Emirates yet to speak to Airbus on A380 concerns
LONDON, Oct 27 (Reuters) The biggest buyer of the world's biggest airliner, Dubai-based carrier Emirates, said on Friday the Airbus A380 was 5.5 tonnes overweight in addition to two years behind schedule.
However, it has not yet started negotiations with the plane maker regarding these issues, Emirates President Tim Clark told reporters while visiting a new lounge at London's Heathrow Airport designed to handle Emirates' A380s.
Emirates has 43 of the 0 million Airbus A380 superjumbo on order and has been a vocal critic of planemaker Airbus, which is running two years behind schedule on the plane after encountering problems in installing their wiring.
The airline's first A380 is now expected to be delivered in August 2008, which will force it to lease other aircraft in the interim.
Clark said he plans to lease seven Boeing 777 planes and will hold onto them for 10 to 15 years, giving himself some insurance should there be any further delay to the A380 schedule.
''It would be foolish to say we do not expect anything further,'' Clark told reporters when asked if the third and most recent delay in the A380 would be the last.
Airlines angered by the delay have demanded late-delivery fees from Airbus and some have threatened to cancel their orders.
Clark said cancellation was one of many options open in the negotiations but stressed that Emirates had not yet engaged with Airbus on this issue.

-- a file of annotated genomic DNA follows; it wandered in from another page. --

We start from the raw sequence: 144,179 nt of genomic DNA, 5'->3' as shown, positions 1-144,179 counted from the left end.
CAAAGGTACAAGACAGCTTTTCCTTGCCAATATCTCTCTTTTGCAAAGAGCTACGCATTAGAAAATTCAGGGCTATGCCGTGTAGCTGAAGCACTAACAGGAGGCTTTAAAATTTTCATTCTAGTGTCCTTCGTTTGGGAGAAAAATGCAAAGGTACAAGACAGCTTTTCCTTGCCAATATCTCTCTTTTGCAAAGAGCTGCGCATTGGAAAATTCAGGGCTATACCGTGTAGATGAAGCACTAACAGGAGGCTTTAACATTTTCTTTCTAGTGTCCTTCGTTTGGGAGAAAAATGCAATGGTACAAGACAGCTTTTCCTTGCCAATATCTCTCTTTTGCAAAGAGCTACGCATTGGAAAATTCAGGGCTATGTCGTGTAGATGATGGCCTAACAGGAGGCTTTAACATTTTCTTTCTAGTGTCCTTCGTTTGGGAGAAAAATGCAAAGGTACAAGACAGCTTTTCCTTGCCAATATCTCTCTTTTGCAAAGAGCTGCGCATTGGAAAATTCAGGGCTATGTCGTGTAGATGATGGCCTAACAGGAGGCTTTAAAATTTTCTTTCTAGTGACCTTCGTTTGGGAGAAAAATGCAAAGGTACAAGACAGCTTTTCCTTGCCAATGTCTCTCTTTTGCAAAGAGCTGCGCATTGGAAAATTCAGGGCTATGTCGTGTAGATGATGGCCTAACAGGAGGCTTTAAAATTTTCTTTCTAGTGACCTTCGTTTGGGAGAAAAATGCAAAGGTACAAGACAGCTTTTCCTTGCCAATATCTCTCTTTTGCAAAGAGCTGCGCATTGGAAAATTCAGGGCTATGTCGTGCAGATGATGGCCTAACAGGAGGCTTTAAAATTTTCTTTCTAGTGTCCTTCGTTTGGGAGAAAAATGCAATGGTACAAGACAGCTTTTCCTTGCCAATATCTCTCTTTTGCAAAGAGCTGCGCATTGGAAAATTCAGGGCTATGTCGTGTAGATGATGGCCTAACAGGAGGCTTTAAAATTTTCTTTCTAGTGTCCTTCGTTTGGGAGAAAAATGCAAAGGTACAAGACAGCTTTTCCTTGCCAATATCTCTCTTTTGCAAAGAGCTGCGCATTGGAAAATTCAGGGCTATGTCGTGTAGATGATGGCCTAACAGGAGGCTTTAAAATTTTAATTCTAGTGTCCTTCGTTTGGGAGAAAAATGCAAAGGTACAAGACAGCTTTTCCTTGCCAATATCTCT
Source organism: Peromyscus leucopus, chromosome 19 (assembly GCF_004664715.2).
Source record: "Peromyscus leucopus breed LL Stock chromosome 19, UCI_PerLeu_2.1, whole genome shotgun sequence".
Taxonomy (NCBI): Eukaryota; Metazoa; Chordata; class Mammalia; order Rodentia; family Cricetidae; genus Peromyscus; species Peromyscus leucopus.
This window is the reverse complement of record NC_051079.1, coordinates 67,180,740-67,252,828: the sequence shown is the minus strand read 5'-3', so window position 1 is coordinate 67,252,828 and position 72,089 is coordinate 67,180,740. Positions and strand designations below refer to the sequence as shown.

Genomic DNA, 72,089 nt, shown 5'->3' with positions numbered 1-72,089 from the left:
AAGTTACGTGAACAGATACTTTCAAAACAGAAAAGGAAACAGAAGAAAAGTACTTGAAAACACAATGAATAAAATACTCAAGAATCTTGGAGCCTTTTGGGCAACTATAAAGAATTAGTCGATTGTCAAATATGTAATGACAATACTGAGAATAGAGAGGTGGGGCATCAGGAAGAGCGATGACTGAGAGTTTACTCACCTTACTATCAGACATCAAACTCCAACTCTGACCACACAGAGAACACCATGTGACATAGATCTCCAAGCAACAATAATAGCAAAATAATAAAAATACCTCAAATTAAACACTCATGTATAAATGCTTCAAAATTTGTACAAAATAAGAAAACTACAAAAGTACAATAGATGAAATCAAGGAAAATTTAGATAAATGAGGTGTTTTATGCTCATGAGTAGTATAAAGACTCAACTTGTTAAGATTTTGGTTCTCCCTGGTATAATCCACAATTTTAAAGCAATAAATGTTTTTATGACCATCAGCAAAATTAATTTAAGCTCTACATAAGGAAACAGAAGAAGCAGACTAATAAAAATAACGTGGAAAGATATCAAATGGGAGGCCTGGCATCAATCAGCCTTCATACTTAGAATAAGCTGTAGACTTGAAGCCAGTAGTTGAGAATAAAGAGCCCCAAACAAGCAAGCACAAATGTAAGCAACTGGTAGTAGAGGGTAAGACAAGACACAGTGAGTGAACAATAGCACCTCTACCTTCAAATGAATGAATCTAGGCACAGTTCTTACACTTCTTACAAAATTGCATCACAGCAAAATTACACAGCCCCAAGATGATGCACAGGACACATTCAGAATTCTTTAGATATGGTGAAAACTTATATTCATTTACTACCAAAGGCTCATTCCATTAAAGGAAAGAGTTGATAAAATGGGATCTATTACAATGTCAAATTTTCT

Emirates was set to send its own eight-person audit team to Airbus manufacturing facilities in Toulouse, France and Hamburg, Germany, to assess how realistic the planemaker's latest proposed delivery schedule is, he added.
Two of the planes ordered by Emirates were to be freighter versions but the airline decided earlier this year to take the two as passenger models instead.
Emirates also balked at taking delivery of 20 Airbus A340-600 HGW (high gross weight) aircraft earlier this year in the wake of the planemaker's plans for a new model, the A350, which could eclipse the A340.
Emirates is looking for as many as 100 mid-sized, long-range planes, with the A350 or Boeing Co.'s 787 the main contenders for a deal that could be worth billion at list prices.
REUTERS PDM HS1839